Entering accidentals

• Jan 20, 2017 - 22:31

During note entry, is there a way to enter a note with an accidental (e.g., D# or Db) in a single step (e.g., hold a "sharp" or "flat" key with one hand while typing "D" with the other), or is it necessary always to use three steps (i.e., enter the note name ("D"), then press the left arrow to go back to the entered note, then press the up or down arrow to make it sharp or flat?)


If you are using the computer keyboard the process is enter duration, enter note, press up or down arrow. No back to the entered note is necessary. If you have a key signature with an F# and you want a G-flat you will need to use the button on the note entry toolbar because the arrow will give you an F#. Another alternative is to press the J key if you have an F# and want a G-flat. All of these modifications of the notes can happen without having to press the back arrow. The next note button you press will put a note there and advance the cursor. On modifications, this includes such things as the tenuto line (shift-n) and any other articulation and ornament. It generally does not apply to items in the line palette but applies to adding grace notes - but you will have to advance the cursor after those.

Play around with it, it is really much easier than you make it sound.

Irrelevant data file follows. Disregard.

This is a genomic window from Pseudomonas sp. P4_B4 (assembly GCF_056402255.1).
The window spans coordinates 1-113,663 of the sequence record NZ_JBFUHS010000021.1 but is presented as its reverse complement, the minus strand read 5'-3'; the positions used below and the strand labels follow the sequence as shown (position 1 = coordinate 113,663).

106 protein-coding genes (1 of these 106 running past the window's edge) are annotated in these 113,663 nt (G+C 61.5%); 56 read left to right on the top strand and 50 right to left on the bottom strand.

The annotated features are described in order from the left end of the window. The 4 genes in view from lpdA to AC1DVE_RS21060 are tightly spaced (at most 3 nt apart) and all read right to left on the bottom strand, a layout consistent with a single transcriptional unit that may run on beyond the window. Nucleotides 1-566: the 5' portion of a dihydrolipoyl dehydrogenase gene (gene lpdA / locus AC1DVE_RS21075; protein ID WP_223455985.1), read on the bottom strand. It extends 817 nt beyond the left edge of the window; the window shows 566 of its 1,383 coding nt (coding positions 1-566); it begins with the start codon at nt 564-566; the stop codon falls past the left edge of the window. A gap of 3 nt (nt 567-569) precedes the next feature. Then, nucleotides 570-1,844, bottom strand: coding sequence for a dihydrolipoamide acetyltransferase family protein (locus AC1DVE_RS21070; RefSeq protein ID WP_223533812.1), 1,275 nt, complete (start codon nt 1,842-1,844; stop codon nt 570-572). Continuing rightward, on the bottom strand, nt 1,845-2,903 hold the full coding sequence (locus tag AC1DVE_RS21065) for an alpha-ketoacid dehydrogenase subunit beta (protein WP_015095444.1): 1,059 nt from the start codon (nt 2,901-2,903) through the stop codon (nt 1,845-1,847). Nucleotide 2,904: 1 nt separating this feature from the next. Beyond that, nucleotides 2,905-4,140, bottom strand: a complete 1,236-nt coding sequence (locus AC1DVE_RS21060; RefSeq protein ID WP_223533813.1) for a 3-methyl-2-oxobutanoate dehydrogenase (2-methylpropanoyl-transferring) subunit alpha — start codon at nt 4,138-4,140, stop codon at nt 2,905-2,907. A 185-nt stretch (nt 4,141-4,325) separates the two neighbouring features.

If you are on the good Key, for example in Ab with 4 flats, if you enter a B, a E, a A, or a D MuseScore enter it according the key, it enters Bb, Eb, Ab, and Db, without doing nothing .
If you want to enter a note which is not "on the key" for example a Gb, with Ab in key, you click the G and in the same time the down arrow, and use the Up arrow in the same time you click the note for a Sharp

Assign keyboard shortcuts such as...

; double sharp
' flat
# sharp
= neutral

Enter duration using the numeric keypad, enter note by name, press appropriate button to add accidental if the note needs it.

Note that the original suggestion of pressing the flat key while typing "D" is still two steps, and it's basically the same as how you do it today, except you do it in the opposite order (D first, then flat), and you don't have to contort your hand or use two hands to do them simultaneously. So the current method is actually more efficient. But if you truly want a *one* step solution, try the Piano Keyboard window (see the View menu). MuseScore will have to guess if you want it spelled Db or C#, but if it guesses wrong, it's still only one more step to fix it - press "J".

In reply to by ozmusicman88

Unfortunately, it was already intuitive to developers of operating systems and applications long before MuscScore came along. [Ctrl]-various letters and [Alt]-various letters already do things at the system and program level (select, copy, print, find, Edit etc.). [Shift]-letter (note) is used by MuseScore to add a note to a chord.

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